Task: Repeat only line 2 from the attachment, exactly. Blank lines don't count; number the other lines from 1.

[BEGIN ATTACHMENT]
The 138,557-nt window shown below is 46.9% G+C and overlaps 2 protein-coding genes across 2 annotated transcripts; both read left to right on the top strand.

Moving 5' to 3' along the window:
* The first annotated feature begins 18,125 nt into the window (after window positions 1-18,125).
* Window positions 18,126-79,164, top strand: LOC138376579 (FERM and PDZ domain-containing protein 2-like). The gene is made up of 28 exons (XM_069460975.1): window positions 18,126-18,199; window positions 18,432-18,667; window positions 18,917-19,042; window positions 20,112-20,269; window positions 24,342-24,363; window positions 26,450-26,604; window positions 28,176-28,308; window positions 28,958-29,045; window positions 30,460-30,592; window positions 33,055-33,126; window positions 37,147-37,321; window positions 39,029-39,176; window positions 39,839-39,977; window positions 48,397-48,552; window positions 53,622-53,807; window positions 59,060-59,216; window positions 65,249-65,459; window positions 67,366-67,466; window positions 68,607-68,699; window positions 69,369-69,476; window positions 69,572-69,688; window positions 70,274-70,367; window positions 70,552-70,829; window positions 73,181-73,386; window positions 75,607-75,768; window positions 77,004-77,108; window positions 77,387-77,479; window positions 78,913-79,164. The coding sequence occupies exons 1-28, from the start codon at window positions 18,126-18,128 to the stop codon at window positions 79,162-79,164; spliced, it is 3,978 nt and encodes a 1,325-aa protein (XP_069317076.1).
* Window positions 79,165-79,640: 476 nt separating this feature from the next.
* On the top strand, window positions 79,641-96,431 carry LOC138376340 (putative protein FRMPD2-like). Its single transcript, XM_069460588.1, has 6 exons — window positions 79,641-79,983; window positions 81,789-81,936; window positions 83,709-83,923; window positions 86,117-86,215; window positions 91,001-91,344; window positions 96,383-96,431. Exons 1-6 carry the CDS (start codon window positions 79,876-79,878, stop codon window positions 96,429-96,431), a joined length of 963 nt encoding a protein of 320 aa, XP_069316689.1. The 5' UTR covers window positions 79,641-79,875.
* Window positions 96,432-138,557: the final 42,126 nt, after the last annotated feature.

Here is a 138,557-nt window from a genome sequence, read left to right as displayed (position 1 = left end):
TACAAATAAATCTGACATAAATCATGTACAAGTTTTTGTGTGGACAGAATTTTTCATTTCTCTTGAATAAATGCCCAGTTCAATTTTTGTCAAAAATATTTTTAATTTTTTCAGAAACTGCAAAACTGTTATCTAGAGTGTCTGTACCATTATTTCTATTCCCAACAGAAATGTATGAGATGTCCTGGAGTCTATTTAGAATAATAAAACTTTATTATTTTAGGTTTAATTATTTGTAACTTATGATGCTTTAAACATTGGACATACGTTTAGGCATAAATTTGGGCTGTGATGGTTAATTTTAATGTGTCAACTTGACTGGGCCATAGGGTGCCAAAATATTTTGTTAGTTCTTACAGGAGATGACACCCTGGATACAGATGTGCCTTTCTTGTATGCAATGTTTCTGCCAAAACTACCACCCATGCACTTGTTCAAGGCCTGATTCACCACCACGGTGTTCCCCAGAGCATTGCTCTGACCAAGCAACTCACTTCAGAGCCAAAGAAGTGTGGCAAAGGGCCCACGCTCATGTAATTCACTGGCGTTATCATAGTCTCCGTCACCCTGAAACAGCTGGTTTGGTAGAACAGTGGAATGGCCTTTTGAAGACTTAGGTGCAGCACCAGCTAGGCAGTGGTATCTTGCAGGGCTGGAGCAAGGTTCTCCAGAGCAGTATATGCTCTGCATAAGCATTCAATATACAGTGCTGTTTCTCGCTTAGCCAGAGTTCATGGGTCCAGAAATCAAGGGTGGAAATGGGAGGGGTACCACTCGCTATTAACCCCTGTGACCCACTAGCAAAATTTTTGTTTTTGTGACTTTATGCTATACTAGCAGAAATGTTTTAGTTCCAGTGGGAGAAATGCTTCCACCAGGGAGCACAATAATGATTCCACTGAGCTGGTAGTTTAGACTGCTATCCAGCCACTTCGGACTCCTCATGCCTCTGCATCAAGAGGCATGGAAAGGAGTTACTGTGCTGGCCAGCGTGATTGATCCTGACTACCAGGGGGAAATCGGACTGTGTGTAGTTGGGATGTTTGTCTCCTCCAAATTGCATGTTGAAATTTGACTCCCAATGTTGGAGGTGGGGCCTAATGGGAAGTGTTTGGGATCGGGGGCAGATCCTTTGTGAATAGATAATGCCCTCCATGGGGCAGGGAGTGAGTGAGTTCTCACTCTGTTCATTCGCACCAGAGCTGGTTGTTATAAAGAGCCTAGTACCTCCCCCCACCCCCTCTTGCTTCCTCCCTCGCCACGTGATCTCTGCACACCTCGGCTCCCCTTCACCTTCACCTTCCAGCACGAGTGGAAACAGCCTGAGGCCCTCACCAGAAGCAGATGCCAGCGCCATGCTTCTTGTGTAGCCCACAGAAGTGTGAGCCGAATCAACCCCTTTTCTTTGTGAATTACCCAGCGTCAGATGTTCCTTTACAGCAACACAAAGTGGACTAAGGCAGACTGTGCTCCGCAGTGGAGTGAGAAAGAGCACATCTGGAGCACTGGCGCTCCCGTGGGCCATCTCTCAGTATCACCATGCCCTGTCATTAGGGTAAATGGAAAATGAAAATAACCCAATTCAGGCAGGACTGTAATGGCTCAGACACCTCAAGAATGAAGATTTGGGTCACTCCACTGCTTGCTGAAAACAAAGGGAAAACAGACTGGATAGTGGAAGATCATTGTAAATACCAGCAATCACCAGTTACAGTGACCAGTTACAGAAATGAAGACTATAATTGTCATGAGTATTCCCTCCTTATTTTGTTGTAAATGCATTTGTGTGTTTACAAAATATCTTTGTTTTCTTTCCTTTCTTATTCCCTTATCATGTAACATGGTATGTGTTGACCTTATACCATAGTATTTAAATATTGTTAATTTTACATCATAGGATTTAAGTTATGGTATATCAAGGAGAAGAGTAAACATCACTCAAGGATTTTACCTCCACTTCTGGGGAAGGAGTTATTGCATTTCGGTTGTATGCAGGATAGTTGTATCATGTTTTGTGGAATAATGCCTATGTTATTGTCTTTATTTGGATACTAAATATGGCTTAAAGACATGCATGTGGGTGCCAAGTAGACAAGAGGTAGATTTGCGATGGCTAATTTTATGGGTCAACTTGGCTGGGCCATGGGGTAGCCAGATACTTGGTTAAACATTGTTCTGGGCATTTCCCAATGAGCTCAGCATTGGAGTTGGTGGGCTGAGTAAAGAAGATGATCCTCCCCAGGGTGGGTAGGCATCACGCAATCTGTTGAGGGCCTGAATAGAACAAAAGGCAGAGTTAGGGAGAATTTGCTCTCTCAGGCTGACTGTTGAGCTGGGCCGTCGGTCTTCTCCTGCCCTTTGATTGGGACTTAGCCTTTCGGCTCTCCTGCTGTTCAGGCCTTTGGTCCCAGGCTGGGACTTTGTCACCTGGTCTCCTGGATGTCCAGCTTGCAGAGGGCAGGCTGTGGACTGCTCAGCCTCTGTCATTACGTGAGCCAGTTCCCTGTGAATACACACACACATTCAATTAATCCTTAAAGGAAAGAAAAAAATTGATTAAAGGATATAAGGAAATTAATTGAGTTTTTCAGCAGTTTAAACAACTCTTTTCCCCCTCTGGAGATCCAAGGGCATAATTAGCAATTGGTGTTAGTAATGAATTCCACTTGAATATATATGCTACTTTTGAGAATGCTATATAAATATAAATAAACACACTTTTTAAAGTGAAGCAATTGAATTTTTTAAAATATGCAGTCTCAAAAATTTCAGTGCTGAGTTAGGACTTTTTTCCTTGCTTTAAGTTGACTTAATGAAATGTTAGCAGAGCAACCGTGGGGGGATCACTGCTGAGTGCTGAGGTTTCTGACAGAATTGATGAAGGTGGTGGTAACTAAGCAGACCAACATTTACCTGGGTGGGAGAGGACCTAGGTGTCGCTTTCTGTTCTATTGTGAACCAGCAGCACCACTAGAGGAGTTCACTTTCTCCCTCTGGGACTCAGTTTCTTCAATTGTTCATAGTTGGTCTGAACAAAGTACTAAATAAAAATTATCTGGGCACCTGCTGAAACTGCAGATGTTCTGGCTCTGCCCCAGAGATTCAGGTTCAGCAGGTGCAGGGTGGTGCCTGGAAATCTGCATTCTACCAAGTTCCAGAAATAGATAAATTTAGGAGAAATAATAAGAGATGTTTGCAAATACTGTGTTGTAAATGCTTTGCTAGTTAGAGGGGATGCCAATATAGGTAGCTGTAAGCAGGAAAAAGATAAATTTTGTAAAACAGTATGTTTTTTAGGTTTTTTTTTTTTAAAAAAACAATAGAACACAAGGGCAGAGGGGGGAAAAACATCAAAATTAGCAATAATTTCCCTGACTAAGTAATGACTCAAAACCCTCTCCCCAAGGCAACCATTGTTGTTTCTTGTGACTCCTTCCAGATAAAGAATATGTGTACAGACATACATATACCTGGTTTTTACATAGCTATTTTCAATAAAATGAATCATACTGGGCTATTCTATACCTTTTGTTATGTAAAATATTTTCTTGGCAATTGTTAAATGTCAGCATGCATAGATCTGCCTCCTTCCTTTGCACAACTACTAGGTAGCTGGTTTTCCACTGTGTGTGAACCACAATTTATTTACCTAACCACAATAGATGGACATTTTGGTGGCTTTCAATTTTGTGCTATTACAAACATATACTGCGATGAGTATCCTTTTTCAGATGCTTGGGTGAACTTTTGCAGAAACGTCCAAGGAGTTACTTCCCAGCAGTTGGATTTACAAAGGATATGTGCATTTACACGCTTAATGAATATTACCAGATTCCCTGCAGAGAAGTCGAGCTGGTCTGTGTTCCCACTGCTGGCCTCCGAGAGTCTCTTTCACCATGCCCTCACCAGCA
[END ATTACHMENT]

Moving 5' to 3' along the window: